Major subpopulations of Plasmodium falciparum in sub-Saharan Africa.
Amambua-Ngwa A., Amenga-Etego L., Kamau E., Amato R., Ghansah A., Golassa L., Randrianarivelojosia M., Ishengoma D., Apinjoh T., Maïga-Ascofaré O., Andagalu B., Yavo W., Bouyou-Akotet M., Kolapo O., Mane K., Worwui A., Jeffries D., Simpson V., D'Alessandro U., Kwiatkowski D., Djimde AA.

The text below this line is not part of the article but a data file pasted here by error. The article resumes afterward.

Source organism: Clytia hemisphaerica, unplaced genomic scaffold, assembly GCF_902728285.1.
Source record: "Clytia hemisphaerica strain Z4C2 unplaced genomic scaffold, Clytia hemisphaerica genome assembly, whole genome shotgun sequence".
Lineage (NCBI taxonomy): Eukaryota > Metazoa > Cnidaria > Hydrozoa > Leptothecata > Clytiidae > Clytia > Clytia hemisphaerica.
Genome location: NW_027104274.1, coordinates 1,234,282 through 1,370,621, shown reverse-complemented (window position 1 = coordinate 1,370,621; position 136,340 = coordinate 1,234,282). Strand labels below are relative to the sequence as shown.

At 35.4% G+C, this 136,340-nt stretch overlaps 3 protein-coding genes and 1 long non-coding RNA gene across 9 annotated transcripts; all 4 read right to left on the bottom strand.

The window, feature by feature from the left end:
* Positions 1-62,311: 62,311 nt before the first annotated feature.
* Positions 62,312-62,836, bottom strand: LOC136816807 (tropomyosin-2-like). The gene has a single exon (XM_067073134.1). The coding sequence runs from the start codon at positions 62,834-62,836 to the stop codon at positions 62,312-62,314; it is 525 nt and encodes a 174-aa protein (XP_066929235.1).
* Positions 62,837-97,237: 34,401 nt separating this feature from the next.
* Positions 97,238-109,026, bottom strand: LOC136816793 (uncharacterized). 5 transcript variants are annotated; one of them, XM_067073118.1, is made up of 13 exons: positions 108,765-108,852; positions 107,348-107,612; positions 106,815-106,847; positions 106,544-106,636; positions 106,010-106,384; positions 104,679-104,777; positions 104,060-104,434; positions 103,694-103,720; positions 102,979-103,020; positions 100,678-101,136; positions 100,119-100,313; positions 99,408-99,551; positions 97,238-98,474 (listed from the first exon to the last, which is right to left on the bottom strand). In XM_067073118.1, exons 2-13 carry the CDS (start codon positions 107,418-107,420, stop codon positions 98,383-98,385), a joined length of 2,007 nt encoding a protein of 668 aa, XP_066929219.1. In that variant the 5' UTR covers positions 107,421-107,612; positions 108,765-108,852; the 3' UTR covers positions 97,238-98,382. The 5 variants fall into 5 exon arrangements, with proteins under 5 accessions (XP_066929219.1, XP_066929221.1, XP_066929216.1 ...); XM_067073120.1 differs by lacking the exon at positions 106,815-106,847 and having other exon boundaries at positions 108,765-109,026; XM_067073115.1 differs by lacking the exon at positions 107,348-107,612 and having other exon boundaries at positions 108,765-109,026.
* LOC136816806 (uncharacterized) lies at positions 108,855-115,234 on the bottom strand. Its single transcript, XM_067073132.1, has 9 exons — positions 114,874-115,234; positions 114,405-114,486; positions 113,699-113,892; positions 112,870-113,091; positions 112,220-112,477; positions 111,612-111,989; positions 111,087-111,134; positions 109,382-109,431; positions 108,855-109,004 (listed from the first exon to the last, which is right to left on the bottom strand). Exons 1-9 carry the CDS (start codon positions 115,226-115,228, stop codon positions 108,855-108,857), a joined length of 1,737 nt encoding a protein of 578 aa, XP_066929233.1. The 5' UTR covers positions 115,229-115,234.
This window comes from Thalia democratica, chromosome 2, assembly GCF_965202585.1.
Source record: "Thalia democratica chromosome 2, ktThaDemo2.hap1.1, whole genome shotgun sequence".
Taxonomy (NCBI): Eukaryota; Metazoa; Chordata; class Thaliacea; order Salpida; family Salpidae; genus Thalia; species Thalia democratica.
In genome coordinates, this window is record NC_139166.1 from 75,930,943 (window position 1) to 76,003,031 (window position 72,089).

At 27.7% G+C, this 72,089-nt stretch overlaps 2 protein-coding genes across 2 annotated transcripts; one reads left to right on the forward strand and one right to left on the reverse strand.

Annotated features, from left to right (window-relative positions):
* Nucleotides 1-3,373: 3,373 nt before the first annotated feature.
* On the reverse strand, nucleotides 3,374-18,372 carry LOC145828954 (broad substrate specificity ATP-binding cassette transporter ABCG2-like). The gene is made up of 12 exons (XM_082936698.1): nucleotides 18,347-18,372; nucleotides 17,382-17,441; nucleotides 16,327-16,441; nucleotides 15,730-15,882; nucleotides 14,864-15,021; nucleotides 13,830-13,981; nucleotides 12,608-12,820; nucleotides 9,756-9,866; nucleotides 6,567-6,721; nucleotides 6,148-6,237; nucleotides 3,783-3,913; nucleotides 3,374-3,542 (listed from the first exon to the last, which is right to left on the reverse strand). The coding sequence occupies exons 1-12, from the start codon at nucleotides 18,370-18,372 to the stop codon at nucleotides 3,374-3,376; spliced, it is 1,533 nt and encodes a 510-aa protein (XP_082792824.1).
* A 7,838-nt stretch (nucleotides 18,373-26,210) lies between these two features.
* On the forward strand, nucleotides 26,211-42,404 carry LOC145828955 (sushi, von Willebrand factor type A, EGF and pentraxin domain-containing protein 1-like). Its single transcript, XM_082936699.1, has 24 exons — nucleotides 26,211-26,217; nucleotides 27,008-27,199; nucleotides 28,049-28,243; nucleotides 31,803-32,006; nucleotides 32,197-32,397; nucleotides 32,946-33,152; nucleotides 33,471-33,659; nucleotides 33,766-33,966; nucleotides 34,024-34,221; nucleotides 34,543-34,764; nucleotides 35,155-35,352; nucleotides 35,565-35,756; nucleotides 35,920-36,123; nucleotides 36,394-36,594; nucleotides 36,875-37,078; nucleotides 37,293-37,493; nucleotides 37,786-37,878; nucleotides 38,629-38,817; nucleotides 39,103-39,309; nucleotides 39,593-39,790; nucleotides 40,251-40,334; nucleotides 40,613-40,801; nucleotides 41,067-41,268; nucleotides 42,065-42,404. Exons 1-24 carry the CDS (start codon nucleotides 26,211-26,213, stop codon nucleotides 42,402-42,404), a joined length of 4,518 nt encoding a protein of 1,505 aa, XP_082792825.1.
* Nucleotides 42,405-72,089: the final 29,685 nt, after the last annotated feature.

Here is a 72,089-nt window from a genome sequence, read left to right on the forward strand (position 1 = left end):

Understanding genomic variation and population structure of Plasmodium falciparum across Africa is necessary to sustain progress toward malaria elimination. Genome clustering of 2263 P. falciparum isolates from 24 malaria-endemic settings in 15 African countries identified major western, central, and eastern ancestries, plus a highly divergent Ethiopian population. Ancestry aligned to these regional blocs, overlapping with both the parasite's origin and with historical human migration. The parasite populations are interbred and shared genomic haplotypes, especially across drug resistance loci, which showed the strongest recent identity-by-descent between populations. A recent signature of selection on chromosome 12 with candidate resistance loci against artemisinin derivatives was evident in Ghana and Malawi. Such selection and the emerging substructure may affect treatment-based intervention strategies against P. falciparum malaria.